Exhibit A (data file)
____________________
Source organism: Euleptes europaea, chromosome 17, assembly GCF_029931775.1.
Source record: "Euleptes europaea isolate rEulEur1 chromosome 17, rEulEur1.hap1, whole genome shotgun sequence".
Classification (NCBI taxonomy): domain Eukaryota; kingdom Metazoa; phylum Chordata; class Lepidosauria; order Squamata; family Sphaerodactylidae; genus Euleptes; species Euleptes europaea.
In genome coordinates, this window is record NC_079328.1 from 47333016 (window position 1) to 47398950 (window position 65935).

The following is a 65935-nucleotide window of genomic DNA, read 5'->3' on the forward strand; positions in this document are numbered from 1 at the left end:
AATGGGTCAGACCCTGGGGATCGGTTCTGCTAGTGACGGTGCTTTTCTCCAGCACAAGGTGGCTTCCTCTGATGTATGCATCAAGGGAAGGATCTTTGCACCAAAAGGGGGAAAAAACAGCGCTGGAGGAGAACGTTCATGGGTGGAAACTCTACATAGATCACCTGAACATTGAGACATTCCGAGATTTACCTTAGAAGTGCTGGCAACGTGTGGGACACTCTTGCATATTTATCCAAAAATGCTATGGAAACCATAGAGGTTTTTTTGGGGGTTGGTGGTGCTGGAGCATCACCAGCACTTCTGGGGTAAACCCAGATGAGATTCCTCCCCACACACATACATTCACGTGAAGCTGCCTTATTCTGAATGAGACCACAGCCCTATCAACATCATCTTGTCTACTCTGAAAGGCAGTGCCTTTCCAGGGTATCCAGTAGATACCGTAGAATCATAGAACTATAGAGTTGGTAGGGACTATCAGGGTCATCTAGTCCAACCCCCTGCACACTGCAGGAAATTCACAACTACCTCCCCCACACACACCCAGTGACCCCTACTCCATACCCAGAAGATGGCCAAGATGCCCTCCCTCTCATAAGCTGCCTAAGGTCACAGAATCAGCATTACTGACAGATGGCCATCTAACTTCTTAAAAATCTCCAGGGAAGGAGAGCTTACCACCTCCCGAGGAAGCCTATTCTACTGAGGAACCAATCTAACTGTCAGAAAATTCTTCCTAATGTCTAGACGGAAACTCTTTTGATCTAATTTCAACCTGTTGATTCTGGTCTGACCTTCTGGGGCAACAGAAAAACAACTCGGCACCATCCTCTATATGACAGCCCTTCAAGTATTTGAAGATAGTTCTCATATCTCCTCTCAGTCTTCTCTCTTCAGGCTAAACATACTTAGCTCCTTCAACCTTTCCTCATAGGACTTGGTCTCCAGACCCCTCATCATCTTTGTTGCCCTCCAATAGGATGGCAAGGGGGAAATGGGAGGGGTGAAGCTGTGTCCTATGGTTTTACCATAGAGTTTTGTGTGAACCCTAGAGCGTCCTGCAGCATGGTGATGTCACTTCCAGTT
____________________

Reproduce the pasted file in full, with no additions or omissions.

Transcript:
Source organism: Euleptes europaea, chromosome 17, assembly GCF_029931775.1.
Source record: "Euleptes europaea isolate rEulEur1 chromosome 17, rEulEur1.hap1, whole genome shotgun sequence".
Classification (NCBI taxonomy): domain Eukaryota; kingdom Metazoa; phylum Chordata; class Lepidosauria; order Squamata; family Sphaerodactylidae; genus Euleptes; species Euleptes europaea.
In genome coordinates, this window is record NC_079328.1 from 47333016 (window position 1) to 47398950 (window position 65935).

The following is a 65935-nucleotide window of genomic DNA, read 5'->3' on the forward strand; positions in this document are numbered from 1 at the left end:
AATGGGTCAGACCCTGGGGATCGGTTCTGCTAGTGACGGTGCTTTTCTCCAGCACAAGGTGGCTTCCTCTGATGTATGCATCAAGGGAAGGATCTTTGCACCAAAAGGGGGAAAAAACAGCGCTGGAGGAGAACGTTCATGGGTGGAAACTCTACATAGATCACCTGAACATTGAGACATTCCGAGATTTACCTTAGAAGTGCTGGCAACGTGTGGGACACTCTTGCATATTTATCCAAAAATGCTATGGAAACCATAGAGGTTTTTTTGGGGGTTGGTGGTGCTGGAGCATCACCAGCACTTCTGGGGTAAACCCAGATGAGATTCCTCCCCACACACATACATTCACGTGAAGCTGCCTTATTCTGAATGAGACCACAGCCCTATCAACATCATCTTGTCTACTCTGAAAGGCAGTGCCTTTCCAGGGTATCCAGTAGATACCGTAGAATCATAGAACTATAGAGTTGGTAGGGACTATCAGGGTCATCTAGTCCAACCCCCTGCACACTGCAGGAAATTCACAACTACCTCCCCCACACACACCCAGTGACCCCTACTCCATACCCAGAAGATGGCCAAGATGCCCTCCCTCTCATAAGCTGCCTAAGGTCACAGAATCAGCATTACTGACAGATGGCCATCTAACTTCTTAAAAATCTCCAGGGAAGGAGAGCTTACCACCTCCCGAGGAAGCCTATTCTACTGAGGAACCAATCTAACTGTCAGAAAATTCTTCCTAATGTCTAGACGGAAACTCTTTTGATCTAATTTCAACCTGTTGATTCTGGTCTGACCTTCTGGGGCAACAGAAAAACAACTCGGCACCATCCTCTATATGACAGCCCTTCAAGTATTTGAAGATAGTTCTCATATCTCCTCTCAGTCTTCTCTCTTCAGGCTAAACATACTTAGCTCCTTCAACCTTTCCTCATAGGACTTGGTCTCCAGACCCCTCATCATCTTTGTTGCCCTCCAATAGGATGGCAAGGGGGAAATGGGAGGGGTGAAGCTGTGTCCTATGGTTTTACCATAGAGTTTTGTGTGAACCCTAGAGCGTCCTGCAGCATGGTGATGTCACTTCCAGTT